Exotic Bali Green School Shows the Wayby Deborah Moore
About 18 months ago, I noticed we had a Facebook fan in Bali, Indonesia from something called the Green School. I checked out their website and was intrigued by the new school they were building – completely out of bamboo – and the sustainability curriculum they were using as the foundation of their approach to learning. This December I had the incredible pleasure of visiting Green School in Bali, during a family vacation to Indonesia.
The school is the largest building made out of bamboo in Asia and is artfully designed as a double-spiral. The “gym,” the swings, the desks, benches, and library tables and shelves are all made of bamboo – a fast-growing and renewable resource. And this school-without-walls is designed to bring the outside in every day. (See more photos below)
After only two years, the school has about 200 students from 40 countries, grades pre-K to 10, including Balinese students. They teach all the regular subjects as well as “green studies,” and integrate environmental literacy throughout the curriculum. They also learn traditional Balinese arts, crafts, and dance.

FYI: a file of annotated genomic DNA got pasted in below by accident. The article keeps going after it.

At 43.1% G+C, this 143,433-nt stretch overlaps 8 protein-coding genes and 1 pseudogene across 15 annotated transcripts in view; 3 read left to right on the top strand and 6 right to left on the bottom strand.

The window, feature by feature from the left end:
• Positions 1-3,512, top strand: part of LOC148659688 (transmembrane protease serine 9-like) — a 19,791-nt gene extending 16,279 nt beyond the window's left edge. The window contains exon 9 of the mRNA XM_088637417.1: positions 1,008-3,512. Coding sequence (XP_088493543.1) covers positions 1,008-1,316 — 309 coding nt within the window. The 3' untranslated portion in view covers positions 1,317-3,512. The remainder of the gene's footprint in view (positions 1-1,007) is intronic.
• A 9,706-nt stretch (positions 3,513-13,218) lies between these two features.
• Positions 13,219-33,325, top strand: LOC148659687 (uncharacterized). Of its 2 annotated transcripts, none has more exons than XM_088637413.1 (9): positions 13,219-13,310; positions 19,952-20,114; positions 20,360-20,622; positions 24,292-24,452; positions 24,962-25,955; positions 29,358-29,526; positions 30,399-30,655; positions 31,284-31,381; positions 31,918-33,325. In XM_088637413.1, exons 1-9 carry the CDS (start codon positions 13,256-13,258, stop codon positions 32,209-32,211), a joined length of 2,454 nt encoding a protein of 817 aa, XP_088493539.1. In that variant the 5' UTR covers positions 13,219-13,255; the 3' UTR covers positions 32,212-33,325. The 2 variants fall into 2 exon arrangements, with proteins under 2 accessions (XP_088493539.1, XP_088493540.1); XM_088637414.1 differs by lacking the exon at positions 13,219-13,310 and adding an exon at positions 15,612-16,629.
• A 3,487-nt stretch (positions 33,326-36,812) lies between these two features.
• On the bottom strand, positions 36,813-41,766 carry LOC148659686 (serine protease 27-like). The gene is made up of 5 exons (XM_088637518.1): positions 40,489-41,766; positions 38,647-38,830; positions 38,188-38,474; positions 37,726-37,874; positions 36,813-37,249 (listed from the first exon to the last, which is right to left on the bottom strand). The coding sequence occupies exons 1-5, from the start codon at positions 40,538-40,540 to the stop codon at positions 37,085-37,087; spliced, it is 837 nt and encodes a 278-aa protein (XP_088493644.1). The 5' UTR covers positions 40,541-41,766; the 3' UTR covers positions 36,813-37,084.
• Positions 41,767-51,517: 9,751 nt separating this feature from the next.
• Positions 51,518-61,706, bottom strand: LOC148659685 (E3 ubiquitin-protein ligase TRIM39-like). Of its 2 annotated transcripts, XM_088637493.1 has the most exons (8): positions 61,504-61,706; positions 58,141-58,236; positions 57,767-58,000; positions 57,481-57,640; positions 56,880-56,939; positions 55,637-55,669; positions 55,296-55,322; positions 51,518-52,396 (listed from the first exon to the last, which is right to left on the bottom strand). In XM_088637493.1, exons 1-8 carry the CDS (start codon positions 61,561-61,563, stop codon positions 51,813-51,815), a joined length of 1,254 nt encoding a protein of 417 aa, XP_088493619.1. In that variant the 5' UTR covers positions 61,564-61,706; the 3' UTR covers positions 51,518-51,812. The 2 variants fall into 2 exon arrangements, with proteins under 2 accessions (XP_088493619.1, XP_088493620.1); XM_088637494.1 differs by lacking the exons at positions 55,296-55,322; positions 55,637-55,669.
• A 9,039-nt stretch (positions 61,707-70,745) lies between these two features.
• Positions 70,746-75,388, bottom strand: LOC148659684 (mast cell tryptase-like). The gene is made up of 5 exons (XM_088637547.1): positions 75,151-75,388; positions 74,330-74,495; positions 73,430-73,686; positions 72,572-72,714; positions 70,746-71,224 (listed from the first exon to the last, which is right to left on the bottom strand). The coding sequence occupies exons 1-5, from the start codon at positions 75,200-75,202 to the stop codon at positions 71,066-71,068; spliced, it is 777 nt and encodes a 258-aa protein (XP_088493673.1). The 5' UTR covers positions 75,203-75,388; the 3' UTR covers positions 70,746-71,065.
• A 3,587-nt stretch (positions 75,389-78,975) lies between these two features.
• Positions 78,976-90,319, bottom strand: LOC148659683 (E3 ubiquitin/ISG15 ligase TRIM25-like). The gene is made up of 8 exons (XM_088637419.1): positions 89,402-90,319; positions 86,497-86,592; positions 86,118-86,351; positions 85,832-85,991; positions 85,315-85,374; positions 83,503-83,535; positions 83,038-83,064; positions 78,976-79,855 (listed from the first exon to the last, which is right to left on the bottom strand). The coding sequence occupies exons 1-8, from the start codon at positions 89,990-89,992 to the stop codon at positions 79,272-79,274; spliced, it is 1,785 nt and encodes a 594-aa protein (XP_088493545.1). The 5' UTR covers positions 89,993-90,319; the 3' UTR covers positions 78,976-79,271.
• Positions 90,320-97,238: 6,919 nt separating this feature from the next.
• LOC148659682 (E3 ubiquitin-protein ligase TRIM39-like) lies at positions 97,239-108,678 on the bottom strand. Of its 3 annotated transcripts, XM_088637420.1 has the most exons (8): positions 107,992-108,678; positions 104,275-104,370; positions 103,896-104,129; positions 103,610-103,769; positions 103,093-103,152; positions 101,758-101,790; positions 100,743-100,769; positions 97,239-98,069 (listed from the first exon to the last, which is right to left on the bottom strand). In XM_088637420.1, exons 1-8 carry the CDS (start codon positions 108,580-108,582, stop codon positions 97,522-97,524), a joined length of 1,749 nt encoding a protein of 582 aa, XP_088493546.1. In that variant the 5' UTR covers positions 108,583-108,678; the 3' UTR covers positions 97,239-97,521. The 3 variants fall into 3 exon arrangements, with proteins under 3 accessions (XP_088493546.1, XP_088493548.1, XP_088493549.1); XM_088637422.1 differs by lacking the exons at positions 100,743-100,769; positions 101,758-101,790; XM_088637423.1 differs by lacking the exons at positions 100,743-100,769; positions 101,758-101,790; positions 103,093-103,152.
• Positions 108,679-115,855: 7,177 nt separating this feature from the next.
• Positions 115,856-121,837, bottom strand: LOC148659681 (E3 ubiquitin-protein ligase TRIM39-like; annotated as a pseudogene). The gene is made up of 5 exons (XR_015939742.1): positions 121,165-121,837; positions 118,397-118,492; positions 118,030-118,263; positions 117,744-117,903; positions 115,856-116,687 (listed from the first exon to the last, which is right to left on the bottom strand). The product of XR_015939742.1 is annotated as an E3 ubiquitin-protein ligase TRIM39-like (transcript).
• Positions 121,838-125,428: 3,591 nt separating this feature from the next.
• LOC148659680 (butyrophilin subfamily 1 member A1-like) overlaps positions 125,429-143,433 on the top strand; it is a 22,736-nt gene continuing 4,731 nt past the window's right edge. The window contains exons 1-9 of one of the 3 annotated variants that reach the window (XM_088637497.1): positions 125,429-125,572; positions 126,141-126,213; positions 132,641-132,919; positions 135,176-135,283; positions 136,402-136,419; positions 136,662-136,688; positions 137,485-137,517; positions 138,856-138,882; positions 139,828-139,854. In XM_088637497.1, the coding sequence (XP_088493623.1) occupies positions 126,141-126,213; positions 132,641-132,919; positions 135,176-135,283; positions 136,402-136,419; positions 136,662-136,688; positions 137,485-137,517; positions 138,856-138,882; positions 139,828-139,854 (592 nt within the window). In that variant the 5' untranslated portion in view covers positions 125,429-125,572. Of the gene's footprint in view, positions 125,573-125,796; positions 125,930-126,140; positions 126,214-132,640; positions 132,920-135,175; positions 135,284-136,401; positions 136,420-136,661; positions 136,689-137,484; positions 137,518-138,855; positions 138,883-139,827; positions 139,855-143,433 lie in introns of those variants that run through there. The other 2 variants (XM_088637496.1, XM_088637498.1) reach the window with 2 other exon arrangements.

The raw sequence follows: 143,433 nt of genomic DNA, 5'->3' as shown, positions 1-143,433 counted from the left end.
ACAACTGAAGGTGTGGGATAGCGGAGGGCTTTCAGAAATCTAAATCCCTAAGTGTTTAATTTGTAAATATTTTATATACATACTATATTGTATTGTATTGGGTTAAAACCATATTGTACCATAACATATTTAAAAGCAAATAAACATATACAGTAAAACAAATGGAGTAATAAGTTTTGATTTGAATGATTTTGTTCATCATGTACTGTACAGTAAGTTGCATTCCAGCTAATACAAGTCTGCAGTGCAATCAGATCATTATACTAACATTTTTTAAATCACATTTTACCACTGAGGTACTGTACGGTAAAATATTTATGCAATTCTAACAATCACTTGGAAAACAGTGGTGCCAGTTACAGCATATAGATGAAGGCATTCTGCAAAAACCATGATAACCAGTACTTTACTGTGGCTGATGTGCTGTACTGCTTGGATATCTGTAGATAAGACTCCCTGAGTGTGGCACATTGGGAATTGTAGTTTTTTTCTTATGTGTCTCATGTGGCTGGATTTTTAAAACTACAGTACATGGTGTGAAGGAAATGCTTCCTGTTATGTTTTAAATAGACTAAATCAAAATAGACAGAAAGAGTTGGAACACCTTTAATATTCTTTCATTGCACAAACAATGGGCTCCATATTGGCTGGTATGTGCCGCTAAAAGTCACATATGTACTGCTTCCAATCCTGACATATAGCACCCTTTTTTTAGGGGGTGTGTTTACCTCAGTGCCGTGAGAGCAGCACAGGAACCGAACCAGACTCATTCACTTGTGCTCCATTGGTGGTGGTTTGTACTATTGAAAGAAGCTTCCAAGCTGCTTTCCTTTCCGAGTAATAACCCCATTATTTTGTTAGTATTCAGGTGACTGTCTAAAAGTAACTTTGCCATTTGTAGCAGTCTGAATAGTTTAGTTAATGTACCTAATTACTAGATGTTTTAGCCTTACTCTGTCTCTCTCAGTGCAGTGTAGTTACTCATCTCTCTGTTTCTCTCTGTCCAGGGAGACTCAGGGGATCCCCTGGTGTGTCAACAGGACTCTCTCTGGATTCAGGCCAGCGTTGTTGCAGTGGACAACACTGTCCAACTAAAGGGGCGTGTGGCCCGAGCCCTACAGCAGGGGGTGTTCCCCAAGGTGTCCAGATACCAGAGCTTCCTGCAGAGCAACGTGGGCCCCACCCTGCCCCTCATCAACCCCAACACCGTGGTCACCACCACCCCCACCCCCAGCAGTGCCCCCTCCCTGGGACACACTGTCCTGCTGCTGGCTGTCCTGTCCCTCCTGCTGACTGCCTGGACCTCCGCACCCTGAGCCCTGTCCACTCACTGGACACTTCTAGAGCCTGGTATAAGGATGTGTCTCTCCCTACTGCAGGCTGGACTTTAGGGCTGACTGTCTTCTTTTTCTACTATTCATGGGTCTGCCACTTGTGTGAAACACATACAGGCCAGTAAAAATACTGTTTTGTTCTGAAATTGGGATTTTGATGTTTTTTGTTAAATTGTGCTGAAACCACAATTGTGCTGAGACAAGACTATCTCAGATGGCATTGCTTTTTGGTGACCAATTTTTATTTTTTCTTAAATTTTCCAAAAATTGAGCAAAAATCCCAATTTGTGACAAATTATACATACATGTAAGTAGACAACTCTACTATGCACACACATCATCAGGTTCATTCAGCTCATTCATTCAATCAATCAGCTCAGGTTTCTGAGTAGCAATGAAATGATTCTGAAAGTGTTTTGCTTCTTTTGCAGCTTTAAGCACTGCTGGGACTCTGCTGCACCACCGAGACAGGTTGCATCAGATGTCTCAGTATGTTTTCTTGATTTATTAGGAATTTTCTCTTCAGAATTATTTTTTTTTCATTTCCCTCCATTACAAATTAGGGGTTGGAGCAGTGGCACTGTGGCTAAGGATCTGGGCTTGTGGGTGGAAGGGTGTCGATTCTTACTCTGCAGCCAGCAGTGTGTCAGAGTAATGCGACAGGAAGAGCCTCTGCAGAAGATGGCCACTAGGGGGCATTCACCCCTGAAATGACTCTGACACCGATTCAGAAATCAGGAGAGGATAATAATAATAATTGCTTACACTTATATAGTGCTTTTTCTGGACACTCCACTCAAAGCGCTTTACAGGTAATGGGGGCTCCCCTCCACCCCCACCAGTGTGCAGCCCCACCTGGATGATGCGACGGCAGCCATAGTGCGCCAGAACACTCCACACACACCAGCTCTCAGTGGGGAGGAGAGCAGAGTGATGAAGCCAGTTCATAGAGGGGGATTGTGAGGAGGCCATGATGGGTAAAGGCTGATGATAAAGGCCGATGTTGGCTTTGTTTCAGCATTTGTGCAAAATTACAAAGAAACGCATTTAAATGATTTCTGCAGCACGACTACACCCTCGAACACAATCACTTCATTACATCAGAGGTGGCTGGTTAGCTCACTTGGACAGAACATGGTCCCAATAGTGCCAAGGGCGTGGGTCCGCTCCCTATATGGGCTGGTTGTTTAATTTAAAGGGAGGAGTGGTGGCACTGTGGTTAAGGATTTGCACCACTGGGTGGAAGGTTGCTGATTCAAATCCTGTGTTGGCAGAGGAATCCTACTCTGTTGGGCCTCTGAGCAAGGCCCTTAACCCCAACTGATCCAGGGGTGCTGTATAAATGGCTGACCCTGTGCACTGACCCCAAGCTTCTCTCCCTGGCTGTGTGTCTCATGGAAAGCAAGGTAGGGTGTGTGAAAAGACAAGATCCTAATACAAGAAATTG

As I returned from vacation, Green School was getting more press, this time in the New York Times. You can learn more about Green School via the TEDx talk given by its founder, John Hardy, and through its website. Sadly, the beautiful bridge shown in photos on the website was washed out by a flood-swollen river with a tree the day after our visit.
I hope you are inspired by this exotic school, and see how the ideas and values of the green schools movement are shared by so many. It's exciting to see that there is a growing audience and “market” for schools like Green School all over the world!
If your school might be interested in a sister-school or pen-pal relationship with a green school in another country, send an e-mail to email@example.com.